Beth Fertig is the contributing editor for education, covering the New York City public school system for WNYC on air and online at SchoolBook.org. She has covered education in the city for more than 15 years. Beth is the author of Why cant u teach me 2 read? Three Students and a Mayor Put Our Schools to the Test (FSG Books) which grew out of a radio series on the low graduation rate for special education students. Follow her @bethfertig.
Bloomberg Takes Aim at Special Ed Costs
Monday, February 07, 2011
Mayor Bloomberg called on state legislators Monday to make it harder for special education students to attend private schools at taxpayer expense.
In his testimony before state legislators in Albany on Monday, the mayor said the city spends $100 million for 4,000 students to attend private schools when the public schools can't meet their needs.
Bloomberg said these students should be required to try the public schools before taking legal action. Right now, they can take their case to a special hearing officer before even setting foot inside a public school facility, as long as they've considered a public school option.
"We can provide services to those students at a fraction of that cost," Bloomberg said.
But Kim Sweet, executive director of the group Advocates for Children, said the mayor is exaggerating the added costs of private tuition.
"This particular salvo is aimed at a very easy target that people like to blame, and blame whenever there is a fiscal problem," she said. "But in fact it's a relatively small amount of money for the school system, and it's not going to solve their problems."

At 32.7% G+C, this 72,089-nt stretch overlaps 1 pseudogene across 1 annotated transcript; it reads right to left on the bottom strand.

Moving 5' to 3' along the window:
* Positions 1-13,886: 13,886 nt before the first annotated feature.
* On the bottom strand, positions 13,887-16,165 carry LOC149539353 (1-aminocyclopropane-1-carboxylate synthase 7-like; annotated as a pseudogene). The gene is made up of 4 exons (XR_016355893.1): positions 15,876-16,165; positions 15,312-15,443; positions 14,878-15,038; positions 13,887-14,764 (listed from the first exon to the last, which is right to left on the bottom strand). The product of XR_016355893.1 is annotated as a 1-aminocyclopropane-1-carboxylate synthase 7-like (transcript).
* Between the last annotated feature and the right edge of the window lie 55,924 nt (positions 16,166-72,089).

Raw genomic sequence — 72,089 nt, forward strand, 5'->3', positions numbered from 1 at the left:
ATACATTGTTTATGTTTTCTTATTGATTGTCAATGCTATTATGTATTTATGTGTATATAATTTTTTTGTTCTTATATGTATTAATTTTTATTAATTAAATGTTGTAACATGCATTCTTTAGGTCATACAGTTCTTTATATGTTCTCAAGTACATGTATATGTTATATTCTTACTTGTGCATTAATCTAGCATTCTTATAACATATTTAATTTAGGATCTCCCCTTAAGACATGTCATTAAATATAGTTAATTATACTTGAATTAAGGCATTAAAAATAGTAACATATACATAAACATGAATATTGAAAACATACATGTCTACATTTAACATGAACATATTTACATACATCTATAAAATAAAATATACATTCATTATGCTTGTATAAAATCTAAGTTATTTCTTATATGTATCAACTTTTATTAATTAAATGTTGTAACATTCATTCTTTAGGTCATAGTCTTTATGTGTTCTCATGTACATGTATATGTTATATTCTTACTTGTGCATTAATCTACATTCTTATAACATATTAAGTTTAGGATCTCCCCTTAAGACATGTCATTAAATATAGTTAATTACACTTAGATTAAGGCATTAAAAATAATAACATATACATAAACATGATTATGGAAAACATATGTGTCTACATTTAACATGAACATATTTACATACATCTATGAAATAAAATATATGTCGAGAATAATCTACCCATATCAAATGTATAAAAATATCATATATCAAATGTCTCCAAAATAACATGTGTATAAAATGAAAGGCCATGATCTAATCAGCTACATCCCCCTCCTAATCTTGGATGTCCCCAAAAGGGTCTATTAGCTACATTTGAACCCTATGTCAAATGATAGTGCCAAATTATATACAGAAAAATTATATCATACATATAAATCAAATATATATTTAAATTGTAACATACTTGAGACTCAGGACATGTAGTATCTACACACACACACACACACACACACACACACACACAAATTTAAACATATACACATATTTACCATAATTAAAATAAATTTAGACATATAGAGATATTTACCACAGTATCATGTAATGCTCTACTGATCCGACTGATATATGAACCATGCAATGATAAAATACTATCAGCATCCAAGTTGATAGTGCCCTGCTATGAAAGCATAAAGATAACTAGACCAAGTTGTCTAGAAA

Sweet said there's actually very little difference between the dollars spent on private and public schools for special education students because both can easily cost more than $25,000 annually compared to about $17,000, on average, for a general education student.
Sweet's legal team represents low-income families who have had to fight for private school placements. She said they still need to prove their child's needs can't be addressed by the regular public schools.
"The fact is that the city has been sending students with disabilities to private schools for years because it hasn’t made the necessary commitment to fixing a very broken public special education system," Sweet said. "If public school special education worked, we wouldn’t be seeing these private school costs."
Bloomberg also told Albany lawmakers that state mandates will increase special education costs by 13 percent from the current school year to the next one. He's asking the legislature to eliminate an annual bonus for retired city workers and to take other cost-cutting measures that would enable the city to save more money for public education, specifically to prevent teacher layoffs.